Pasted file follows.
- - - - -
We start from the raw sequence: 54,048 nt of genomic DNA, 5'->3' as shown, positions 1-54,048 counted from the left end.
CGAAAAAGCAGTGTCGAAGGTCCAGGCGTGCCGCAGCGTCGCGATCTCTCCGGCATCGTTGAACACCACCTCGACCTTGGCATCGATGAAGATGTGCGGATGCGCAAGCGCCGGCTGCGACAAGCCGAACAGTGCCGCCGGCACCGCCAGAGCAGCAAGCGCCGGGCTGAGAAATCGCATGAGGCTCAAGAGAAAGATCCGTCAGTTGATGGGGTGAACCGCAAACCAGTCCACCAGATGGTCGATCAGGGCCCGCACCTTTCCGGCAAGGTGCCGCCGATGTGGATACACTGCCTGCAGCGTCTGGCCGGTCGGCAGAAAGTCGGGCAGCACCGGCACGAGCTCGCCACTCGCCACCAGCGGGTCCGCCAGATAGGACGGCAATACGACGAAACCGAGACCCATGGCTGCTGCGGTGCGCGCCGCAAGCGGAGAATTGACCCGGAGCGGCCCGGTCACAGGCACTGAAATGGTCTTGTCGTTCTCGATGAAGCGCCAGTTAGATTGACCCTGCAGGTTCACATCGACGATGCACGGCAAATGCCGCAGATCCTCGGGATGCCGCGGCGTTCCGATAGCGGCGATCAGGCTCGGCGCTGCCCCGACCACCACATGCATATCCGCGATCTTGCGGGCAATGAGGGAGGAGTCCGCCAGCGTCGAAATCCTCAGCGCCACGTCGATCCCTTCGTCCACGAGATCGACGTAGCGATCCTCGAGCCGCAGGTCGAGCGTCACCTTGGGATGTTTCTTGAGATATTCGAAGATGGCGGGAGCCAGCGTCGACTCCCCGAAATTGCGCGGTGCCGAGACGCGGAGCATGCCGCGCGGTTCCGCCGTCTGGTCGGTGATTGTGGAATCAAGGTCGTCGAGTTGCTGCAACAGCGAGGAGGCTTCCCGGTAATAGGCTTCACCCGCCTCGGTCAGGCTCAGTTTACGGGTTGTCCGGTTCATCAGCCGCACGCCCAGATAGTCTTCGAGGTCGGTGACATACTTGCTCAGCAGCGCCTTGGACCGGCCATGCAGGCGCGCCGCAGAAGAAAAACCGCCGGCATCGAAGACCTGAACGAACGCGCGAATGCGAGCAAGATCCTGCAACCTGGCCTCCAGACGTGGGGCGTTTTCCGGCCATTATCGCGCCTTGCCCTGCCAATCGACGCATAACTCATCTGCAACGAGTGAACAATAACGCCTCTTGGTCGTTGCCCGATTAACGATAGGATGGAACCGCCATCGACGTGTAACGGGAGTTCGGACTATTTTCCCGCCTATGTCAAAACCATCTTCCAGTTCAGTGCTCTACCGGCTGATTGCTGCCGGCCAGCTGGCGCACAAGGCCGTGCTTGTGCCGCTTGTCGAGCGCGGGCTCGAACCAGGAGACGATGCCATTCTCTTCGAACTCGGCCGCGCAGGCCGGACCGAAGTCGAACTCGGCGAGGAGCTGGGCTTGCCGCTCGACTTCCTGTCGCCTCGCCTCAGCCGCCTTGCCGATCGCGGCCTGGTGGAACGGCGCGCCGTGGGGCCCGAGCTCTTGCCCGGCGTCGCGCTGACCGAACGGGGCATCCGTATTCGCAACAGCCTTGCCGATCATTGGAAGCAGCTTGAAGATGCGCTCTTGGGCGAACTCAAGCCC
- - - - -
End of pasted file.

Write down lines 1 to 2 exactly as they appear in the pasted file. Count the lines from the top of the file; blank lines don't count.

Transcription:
We start from the raw sequence: 54,048 nt of genomic DNA, 5'->3' as shown, positions 1-54,048 counted from the left end.
CGAAAAAGCAGTGTCGAAGGTCCAGGCGTGCCGCAGCGTCGCGATCTCTCCGGCATCGTTGAACACCACCTCGACCTTGGCATCGATGAAGATGTGCGGATGCGCAAGCGCCGGCTGCGACAAGCCGAACAGTGCCGCCGGCACCGCCAGAGCAGCAAGCGCCGGGCTGAGAAATCGCATGAGGCTCAAGAGAAAGATCCGTCAGTTGATGGGGTGAACCGCAAACCAGTCCACCAGATGGTCGATCAGGGCCCGCACCTTTCCGGCAAGGTGCCGCCGATGTGGATACACTGCCTGCAGCGTCTGGCCGGTCGGCAGAAAGTCGGGCAGCACCGGCACGAGCTCGCCACTCGCCACCAGCGGGTCCGCCAGATAGGACGGCAATACGACGAAACCGAGACCCATGGCTGCTGCGGTGCGCGCCGCAAGCGGAGAATTGACCCGGAGCGGCCCGGTCACAGGCACTGAAATGGTCTTGTCGTTCTCGATGAAGCGCCAGTTAGATTGACCCTGCAGGTTCACATCGACGATGCACGGCAAATGCCGCAGATCCTCGGGATGCCGCGGCGTTCCGATAGCGGCGATCAGGCTCGGCGCTGCCCCGACCACCACATGCATATCCGCGATCTTGCGGGCAATGAGGGAGGAGTCCGCCAGCGTCGAAATCCTCAGCGCCACGTCGATCCCTTCGTCCACGAGATCGACGTAGCGATCCTCGAGCCGCAGGTCGAGCGTCACCTTGGGATGTTTCTTGAGATATTCGAAGATGGCGGGAGCCAGCGTCGACTCCCCGAAATTGCGCGGTGCCGAGACGCGGAGCATGCCGCGCGGTTCCGCCGTCTGGTCGGTGATTGTGGAATCAAGGTCGTCGAGTTGCTGCAACAGCGAGGAGGCTTCCCGGTAATAGGCTTCACCCGCCTCGGTCAGGCTCAGTTTACGGGTTGTCCGGTTCATCAGCCGCACGCCCAGATAGTCTTCGAGGTCGGTGACATACTTGCTCAGCAGCGCCTTGGACCGGCCATGCAGGCGCGCCGCAGAAGAAAAACCGCCGGCATCGAAGACCTGAACGAACGCGCGAATGCGAGCAAGATCCTGCAACCTGGCCTCCAGACGTGGGGCGTTTTCCGGCCATTATCGCGCCTTGCCCTGCCAATCGACGCATAACTCATCTGCAACGAGTGAACAATAACGCCTCTTGGTCGTTGCCCGATTAACGATAGGATGGAACCGCCATCGACGTGTAACGGGAGTTCGGACTATTTTCCCGCCTATGTCAAAACCATCTTCCAGTTCAGTGCTCTACCGGCTGATTGCTGCCGGCCAGCTGGCGCACAAGGCCGTGCTTGTGCCGCTTGTCGAGCGCGGGCTCGAACCAGGAGACGATGCCATTCTCTTCGAACTCGGCCGCGCAGGCCGGACCGAAGTCGAACTCGGCGAGGAGCTGGGCTTGCCGCTCGACTTCCTGTCGCCTCGCCTCAGCCGCCTTGCCGATCGCGGCCTGGTGGAACGGCGCGCCGTGGGGCCCGAGCTCTTGCCCGGCGTCGCGCTGACCGAACGGGGCATCCGTATTCGCAACAGCCTTGCCGATCATTGGAAGCAGCTTGAAGATGCGCTCTTGGGCGAACTCAAGCCC